U.S. presidential candidates John McCain and Barack Obama are
campaigning in key battleground states today (Wednesday), with just
under a month to go before the election.
Obama, a Democrat, told voters in the midwestern state of Indiana
that he can take four more weeks of personal attacks from his
Republican rival, but the country cannot take four more years of Bush
administration policies supported by McCain.
Obama's running mate, Delaware Senator Joe Biden, who was campaigning
in the southeastern state of Florida,
today portrayed the Arizona senator as an "angry man" resorting to
personal attacks to distract voters from the economic crisis.
But McCain and his running mate, Alaska Governor Sarah Palin, slammed
Obama at a rally in the eastern state of Pennsylvania.
McCain said the Illinois senator will increase government spending, and
has requested nearly one billion dollars in earmark spending,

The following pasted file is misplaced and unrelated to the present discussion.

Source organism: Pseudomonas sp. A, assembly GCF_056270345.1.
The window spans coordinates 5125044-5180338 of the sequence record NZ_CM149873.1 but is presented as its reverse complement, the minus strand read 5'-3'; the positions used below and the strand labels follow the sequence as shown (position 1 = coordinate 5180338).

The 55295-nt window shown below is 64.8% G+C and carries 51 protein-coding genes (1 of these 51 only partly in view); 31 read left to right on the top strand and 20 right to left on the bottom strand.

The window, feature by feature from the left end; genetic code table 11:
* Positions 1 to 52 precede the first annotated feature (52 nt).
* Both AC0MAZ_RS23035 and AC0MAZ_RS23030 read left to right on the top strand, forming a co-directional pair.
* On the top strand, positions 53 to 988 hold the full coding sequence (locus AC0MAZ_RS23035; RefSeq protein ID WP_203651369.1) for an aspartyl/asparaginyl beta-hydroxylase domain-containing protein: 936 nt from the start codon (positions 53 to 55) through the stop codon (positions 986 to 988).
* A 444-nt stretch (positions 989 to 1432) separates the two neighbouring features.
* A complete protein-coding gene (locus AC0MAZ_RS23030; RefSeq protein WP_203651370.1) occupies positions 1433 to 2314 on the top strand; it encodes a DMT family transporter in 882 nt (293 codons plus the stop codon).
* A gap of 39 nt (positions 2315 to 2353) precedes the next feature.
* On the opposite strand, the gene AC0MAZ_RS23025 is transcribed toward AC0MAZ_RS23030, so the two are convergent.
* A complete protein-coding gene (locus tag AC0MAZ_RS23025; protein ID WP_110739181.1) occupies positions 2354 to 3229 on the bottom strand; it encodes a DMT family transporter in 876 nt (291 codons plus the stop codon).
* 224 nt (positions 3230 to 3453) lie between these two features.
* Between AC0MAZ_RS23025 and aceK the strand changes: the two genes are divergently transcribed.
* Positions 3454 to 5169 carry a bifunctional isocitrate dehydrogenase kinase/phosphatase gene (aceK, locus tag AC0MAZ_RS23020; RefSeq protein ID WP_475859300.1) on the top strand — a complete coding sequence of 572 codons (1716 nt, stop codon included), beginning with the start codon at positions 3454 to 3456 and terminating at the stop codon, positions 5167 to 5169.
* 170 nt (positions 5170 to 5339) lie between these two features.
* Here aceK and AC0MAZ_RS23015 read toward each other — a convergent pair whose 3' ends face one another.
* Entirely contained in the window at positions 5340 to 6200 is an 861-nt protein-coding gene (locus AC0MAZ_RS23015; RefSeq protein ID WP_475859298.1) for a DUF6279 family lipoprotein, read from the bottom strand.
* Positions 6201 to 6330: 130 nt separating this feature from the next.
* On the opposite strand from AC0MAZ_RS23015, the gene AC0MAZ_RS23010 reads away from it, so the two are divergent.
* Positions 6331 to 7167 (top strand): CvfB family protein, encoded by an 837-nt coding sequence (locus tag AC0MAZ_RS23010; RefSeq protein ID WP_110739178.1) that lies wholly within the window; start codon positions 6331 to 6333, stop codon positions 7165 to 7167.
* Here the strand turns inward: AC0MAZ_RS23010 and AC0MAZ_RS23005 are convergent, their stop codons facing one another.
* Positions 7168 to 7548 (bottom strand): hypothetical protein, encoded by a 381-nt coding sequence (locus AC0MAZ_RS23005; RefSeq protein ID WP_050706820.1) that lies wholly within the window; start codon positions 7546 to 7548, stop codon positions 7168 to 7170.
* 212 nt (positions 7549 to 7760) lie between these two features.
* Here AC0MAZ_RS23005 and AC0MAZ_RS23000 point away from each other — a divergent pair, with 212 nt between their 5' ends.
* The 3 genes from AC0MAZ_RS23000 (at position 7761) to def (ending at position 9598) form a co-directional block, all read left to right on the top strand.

allocations for projects favored by specific members of Congress,
during his three years as senator. Palin said the election is a choice
between someone with inspiring
words and deeds, or, as she described Obama, a guy who is just going to
try to talk his way into the White House.
McCain and Palin travel on today to the state of Ohio.
Tuesday, the candidates sparred on the economy and other issues in
their second presidential debate. Obama has been leading McCain in
recent national polls, which show increased support for the first-term
U.S. senator amid the financial meltdown.